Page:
Driving Politics
Home >Police Enforcement > Tickets and Cash > North Carolina May Fingerprint and Photograph Drivers 
Print It Email It Tweet It

North Carolina May Fingerprint and Photograph Drivers
North Carolina House committee clears a bill authorizing fingerprinting and facial photography for those accused of certain traffic offenses.

Representative Dale R. Folwell
North Carolina state Representative Dale R. Folwell (R-Winston-Salem) has introduced legislation that would fingerprint and photograph every motorist pulled over for certain traffic offenses. The state House Judiciary Committee approved the bill last week.

Under the proposed law, any motorist who refuses to identify himself when pulled over by a police officer -- whether or not he is suspected of any crime -- would find himself subjected to fingerprinting. The legislation is being pushed as a means of combating identity theft. Backers do not see it as a first step for the government to fingerprint suspects during every traffic stop.

Article Excerpt:
Committee Substitute #2 Favorable
June 19, 2006


AN ACT to protect the identity of individuals by authorizing the taking of photographs for motor vehicle violations of failing to produce a license or learner's permit to any law enforcement officer requesting it for lawful purposes pursuant to G.S. 20‑29, and violations of the drivers license and learner's permit provisions in G.S. 20‑30.

The General Assembly of North Carolina enacts:

SECTION 1. G.S. 15A‑502(b) reads as rewritten:

"(b) This section does not authorize the taking of photographs or fingerprints when the offense charged is a Class 2 or 3 misdemeanor under Chapter 20 of the General Statutes, "Motor Vehicles," except that photographs may be taken for violations of G.S. 20‑29 or any of the provisions of G.S. 20‑30. Notwithstanding subsection (a) of this section, a photograph of a person from the neck up may be taken for law enforcement records when the person is issued a citation, but not arrested, for violating G.S. 20‑29 or any of the provisions of G.S. 20‑30."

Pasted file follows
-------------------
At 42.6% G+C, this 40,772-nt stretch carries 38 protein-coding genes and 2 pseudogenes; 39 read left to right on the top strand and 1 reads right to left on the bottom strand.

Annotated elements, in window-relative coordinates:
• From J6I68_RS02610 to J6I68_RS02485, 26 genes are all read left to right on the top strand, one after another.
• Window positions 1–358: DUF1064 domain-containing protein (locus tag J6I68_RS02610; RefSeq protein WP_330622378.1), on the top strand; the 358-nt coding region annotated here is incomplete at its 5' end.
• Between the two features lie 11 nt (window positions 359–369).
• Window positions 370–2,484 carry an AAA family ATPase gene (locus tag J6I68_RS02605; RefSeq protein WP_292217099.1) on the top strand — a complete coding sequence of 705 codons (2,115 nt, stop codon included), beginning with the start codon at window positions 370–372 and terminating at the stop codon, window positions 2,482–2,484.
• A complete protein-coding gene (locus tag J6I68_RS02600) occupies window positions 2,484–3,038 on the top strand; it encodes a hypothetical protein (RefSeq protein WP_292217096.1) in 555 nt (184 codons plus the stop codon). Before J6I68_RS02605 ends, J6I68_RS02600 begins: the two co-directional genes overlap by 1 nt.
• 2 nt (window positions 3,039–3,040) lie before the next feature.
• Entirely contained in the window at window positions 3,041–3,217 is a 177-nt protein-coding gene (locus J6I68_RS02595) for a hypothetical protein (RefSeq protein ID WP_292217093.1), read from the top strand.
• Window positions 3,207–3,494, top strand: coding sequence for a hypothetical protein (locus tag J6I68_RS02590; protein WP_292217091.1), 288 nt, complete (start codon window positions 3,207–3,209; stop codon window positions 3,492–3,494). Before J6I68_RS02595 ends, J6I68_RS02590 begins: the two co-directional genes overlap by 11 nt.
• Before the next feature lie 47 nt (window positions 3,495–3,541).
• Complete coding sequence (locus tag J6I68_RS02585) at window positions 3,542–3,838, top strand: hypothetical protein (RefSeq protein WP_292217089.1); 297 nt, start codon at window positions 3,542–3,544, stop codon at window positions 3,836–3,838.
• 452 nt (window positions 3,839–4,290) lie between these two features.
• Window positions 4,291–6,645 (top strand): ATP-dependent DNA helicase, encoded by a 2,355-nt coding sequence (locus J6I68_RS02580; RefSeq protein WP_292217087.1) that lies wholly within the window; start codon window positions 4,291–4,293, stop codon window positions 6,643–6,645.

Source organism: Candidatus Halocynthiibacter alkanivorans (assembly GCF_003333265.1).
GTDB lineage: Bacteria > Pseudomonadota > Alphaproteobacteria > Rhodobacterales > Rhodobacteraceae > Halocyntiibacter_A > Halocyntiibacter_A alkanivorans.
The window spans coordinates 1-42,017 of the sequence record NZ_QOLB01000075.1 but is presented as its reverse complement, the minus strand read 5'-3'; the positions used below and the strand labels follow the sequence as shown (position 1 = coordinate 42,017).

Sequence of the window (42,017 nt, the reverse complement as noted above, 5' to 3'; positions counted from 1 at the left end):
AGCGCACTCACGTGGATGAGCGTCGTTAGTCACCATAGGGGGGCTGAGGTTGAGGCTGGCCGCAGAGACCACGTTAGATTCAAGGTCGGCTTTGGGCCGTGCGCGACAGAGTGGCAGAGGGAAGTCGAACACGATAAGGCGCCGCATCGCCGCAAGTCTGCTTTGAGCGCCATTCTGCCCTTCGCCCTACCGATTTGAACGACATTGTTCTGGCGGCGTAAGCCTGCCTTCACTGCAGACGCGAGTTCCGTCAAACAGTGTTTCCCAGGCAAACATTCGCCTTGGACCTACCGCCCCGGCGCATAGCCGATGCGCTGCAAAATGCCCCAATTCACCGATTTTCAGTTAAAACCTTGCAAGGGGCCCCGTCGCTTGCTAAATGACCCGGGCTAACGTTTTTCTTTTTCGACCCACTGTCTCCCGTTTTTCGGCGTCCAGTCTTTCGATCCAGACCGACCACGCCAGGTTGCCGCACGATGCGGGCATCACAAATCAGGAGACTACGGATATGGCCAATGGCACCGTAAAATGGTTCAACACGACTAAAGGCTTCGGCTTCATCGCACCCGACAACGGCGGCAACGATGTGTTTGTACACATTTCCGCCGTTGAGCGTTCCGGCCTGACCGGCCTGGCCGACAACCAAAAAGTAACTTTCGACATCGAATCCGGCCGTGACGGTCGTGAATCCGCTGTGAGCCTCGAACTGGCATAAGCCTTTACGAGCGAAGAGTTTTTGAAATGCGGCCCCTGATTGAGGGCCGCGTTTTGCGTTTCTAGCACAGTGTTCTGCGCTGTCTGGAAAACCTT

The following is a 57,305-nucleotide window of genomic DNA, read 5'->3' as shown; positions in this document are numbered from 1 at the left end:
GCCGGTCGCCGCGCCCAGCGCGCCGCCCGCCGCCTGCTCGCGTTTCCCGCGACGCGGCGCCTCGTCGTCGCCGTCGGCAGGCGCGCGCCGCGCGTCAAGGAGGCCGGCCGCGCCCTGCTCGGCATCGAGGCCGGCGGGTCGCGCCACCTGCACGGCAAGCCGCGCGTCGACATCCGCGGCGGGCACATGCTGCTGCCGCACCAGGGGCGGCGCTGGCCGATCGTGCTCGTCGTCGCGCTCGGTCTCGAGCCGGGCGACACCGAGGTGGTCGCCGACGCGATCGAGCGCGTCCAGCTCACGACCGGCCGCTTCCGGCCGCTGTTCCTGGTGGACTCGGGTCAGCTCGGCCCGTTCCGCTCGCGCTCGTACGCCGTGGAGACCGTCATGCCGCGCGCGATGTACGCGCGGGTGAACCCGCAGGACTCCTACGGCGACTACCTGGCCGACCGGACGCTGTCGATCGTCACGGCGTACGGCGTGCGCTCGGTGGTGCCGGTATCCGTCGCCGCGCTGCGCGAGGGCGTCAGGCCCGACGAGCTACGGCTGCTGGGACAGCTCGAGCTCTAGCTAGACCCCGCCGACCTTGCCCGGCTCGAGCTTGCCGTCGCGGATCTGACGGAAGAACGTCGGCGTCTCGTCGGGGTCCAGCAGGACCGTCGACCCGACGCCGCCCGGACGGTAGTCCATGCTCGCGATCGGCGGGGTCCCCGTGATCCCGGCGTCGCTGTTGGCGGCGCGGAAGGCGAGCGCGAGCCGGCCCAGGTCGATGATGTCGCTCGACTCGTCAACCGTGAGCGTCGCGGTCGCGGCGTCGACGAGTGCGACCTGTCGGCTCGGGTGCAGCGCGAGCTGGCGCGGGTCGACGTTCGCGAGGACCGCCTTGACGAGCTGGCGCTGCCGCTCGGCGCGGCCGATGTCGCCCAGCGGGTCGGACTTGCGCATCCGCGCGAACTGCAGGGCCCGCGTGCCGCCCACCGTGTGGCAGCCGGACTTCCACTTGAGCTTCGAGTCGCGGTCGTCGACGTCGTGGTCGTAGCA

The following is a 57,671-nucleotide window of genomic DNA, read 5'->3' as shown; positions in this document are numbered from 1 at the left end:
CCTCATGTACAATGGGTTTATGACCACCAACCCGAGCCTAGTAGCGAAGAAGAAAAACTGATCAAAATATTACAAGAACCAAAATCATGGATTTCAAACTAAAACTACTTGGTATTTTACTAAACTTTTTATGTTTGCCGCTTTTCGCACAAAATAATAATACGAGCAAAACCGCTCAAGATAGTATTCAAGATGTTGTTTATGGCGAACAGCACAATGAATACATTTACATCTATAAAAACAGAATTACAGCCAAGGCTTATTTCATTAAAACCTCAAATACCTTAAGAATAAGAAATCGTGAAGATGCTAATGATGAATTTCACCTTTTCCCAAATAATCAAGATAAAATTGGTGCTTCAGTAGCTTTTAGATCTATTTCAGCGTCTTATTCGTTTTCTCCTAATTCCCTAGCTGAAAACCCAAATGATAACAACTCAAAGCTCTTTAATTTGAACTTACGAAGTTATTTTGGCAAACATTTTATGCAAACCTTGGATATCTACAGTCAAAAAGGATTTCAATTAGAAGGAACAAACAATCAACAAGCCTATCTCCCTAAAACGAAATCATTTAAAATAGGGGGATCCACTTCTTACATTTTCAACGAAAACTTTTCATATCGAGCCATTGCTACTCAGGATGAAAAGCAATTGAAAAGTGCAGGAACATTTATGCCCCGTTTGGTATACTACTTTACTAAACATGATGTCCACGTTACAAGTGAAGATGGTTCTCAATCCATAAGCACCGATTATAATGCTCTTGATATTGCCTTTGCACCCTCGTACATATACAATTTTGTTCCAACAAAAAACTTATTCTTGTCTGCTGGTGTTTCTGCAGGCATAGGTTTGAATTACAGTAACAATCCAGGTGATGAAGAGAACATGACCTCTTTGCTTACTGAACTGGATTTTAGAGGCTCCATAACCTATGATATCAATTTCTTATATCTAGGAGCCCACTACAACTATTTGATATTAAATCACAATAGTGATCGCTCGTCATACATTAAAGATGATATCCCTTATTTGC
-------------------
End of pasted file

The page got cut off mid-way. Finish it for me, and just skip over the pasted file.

SECTION 2. This act becomes effective December 1, 2006, and applies to offenses committed on or after that date.

Related News
UK Government Reports On Road Safety Impact Of Lockdowns

Iowa Supreme Court Rescues State From Refunding Illegally Issued Traffic Tickets

OPINION: How To Set Speed Limits For Safety, Not Profit

OPINION: How Speed Limits Are Set For Maximum Profit

OPINION: Proposed Rules Would Put Stops Signs Anywhere, Everywhere

View Main Topics:

Get Email Updates
Subscribe with Google
Subscribe via RSS or E-Mail

Back To Front Page

Front Page | Get Updates | Site Map | About Us | Search | RSS Feed Driving politics